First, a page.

The ideal way to arrive in Oslo is by boat, for then you get the most complete picture (though arriving by car from the south along the Mosseveien also offers some impressive views).
The view from the fjord is dominated by the City Hall, a large brick building topped by two square towers which overlooks the busy harbor. The imposing Modernistic structure took 20 years to build – it was begun in the 1930s, but with the interruption of war, wasn’t completed until the 1950s.
The cavernous main hall is decorated with murals of Norwegian history and mythology, and the courtyard is adorned with bronze statues, a fine carved wooden frieze and the swan fountain.
Related: Oslo – the Nordic City of Light
Every year on 10 December City Hall hosts the Nobel Peace Prize award ceremony.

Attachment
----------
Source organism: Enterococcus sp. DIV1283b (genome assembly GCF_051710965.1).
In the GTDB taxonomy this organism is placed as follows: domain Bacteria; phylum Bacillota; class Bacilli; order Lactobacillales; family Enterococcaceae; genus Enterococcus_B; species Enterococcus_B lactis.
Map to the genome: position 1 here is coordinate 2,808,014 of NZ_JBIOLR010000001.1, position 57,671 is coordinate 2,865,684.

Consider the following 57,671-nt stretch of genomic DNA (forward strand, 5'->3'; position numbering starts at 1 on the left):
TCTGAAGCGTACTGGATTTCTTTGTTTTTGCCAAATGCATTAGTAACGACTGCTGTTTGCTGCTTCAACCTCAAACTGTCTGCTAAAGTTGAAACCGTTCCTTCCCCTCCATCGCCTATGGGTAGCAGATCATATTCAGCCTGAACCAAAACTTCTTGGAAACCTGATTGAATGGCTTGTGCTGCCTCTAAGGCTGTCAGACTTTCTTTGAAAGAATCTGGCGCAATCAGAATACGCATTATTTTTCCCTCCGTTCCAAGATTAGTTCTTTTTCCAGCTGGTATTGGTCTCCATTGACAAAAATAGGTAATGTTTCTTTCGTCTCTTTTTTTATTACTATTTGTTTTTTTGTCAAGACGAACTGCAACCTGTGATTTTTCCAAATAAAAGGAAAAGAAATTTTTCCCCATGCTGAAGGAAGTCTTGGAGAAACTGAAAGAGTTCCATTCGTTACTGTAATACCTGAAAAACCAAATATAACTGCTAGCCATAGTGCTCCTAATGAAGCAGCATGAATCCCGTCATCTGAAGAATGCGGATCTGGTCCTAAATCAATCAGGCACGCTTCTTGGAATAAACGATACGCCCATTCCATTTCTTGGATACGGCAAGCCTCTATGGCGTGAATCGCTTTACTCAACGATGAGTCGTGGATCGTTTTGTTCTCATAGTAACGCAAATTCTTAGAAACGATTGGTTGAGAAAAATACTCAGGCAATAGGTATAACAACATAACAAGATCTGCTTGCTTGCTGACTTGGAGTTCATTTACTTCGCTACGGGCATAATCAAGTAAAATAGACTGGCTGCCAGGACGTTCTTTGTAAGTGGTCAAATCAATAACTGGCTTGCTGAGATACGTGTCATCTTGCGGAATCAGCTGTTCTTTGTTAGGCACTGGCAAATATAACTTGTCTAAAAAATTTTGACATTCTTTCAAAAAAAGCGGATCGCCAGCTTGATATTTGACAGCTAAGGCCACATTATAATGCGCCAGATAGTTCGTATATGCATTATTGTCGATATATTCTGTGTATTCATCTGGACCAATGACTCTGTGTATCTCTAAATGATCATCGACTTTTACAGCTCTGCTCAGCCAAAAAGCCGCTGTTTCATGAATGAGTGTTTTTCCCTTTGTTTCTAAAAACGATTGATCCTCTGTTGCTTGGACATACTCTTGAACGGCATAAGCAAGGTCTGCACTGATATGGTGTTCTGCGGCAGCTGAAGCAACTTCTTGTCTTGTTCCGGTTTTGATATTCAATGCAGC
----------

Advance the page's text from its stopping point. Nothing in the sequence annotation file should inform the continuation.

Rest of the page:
On Rådhusplassen is the Nobel Peace Center (Nobels Fredssenter), which opened in 2005 on the site of the Vestbane building, a former railway station. Exhibitions staged here focus on former Peace Prize laureates and topics such as war, peace and conflict resolution.
Just north of the Nobel Peace Center, the Konserthus (Concert Hall), home of the Oslo Philharmonic, holds concerts most Thursday and Friday nights, except in July.
Related: At the Edge in Oslo
The last remnant of Oslo’s heavy industry, the Aker Shipyard, closed in 1982. In its place on the western side of the harbor are Aker Brygge and Tjuvholmen, vibrant complexes of shops, offices a hotel (The Thief) and apartments overlooking the fjord.
Tjuvholmen is one of Oslo’s newest boroughs. The area is characterized by an intriguing architectural diversity and unique outdoor areas. It plays host to several galleries and art installations, including the Astrup Fearnley Museum, designed by Renzo Piano, flanked by a sculpture park and a beach.
The seafront boardwalk lined with cafés and restaurants is one of Oslo’s most popular meeting places and teems with people in the summer months.
Waterfront Oslo, written by Tor Kjolberg
Feature image (on top): Tjuvholmen